This Refugees International (RI) report examines the status of Eritrean and Sudanese asylum seekers in Israel, as the government of Prime Minister Benjamin Netanyahu seeks to either remove this population from Israel or place large numbers in indefinite detention. The report examines Israeli government policies that have denied protection to asylum seekers and alarming new proposals that would put this vulnerable population in greater peril.
Around 8pm one January night, the bullets started flying through the village of Blukwa, in the Democratic Republic of Congo’s Ituri Province. It was just one incident in a wave of violence that has flared up in the region in recent months, forcing tens of thousands of people to flee.
As with conflicts elsewhere in Congo, rape and other forms of sexual violence feature prominently in the Ituri attacks, in which hundreds of people have been killed.
But for many women and girls who have fled to Uganda, care for their physical and psychological wounds is hard to come by – even when they are willing to seek it out, overlooking the stigma often attached to victims of sexual violence.
Support includes identifying survivors; providing access to psychosocial, medical, and legal services; training health workers in clinical management of rape; and supplying post-rape kits to health facilities.
As Dismas Nkunda, the executive director of Atrocities Watch Africa, noted, Uganda is known for its “robust” refugee regime, one that now accommodates around 1.4 million people who have fled neighbouring countries.
“Providing appropriate support for survivors of rape is mandatory for any refugee protection regime anywhere in the world, so there should be no excuse whatsoever for failure to support these victims,” he said.
Francisca Vigaud-Walsh, senior advocate for women and girls at Refugees International, said the reasons for the unmet needs are clear. “It is unsurprising that there is a limited number of services for rape survivors arriving from Ituri into Uganda,” she said. “The humanitarian response in Uganda is woefully underfunded, and limited resources are now being diverted to the cholera response,” she said.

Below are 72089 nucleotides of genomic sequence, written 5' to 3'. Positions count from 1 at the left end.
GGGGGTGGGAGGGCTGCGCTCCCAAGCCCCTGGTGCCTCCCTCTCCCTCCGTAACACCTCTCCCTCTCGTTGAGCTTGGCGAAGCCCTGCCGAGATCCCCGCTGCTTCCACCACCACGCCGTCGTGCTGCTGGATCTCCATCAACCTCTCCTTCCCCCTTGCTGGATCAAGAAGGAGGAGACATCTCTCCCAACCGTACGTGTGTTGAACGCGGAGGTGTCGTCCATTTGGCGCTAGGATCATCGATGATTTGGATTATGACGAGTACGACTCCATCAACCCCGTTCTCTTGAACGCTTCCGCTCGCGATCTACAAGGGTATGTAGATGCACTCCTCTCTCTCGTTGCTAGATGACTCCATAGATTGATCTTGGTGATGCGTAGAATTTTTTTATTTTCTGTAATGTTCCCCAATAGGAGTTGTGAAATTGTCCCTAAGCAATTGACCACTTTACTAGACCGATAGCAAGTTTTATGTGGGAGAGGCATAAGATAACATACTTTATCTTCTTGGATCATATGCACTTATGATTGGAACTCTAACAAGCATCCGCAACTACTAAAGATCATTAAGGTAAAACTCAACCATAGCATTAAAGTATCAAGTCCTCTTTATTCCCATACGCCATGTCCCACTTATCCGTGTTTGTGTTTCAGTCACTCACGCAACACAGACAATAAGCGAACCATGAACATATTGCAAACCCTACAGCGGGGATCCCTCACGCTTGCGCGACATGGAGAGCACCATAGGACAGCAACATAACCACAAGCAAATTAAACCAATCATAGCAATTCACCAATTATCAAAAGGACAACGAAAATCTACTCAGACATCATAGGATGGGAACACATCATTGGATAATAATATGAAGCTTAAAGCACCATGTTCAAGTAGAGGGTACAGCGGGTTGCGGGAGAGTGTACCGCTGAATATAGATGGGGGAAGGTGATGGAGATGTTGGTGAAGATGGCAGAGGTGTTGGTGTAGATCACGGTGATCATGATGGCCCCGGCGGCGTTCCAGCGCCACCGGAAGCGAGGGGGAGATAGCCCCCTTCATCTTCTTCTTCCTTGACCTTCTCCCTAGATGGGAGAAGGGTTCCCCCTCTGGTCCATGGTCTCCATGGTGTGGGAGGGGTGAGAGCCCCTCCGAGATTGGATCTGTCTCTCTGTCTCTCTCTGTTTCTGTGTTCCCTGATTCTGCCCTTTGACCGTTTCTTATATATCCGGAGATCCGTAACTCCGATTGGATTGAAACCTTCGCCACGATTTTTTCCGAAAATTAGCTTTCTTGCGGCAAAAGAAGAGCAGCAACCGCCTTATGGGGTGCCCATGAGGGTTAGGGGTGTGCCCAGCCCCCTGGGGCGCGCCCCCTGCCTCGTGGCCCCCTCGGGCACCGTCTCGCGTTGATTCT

"When I returned back home in the morning I thought I would find my husband and son… They were no more. They had been killed the same night I was terribly raped.”
Rape: One survivor’s story
Speaking recently from Kyangwali, a sprawling Ugandan settlement for refugees, one former resident of Blukwa recalled the January night she fled. The woman, who did not want to use her name, said she and her husband heard shooting and he went to investigate. “We should run to save our lives,” he told her as he returned to the house. “He grabbed our son and ran with him,” she recalled. “I tried to follow, but I lost touch. It was dark.
“I couldn’t call them, so I decided to go my separate way to hide. While I was in the bush, I heard and saw two people coming towards my direction. They had guns; I knew I was dead.
“I tried to plead with them to spare me. They couldn’t listen. They undressed and raped me. One covered my mouth while the other raped me. After he finished, his colleague came and did the same. They raped me without any mercy. They threatened to kill me if I ever shouted.
“After raping me, they left. I remained in the bush with a lot of pain. When I returned back home in the morning I thought I would find my husband and son… They were no more. They had been killed the same night I was terribly raped.”
Exhausted and hungry, she said she managed the two-day walk to the shores of Lake Albert and boarded a boat to Uganda, where some 50,000 people from Ituri have sought refuge this year.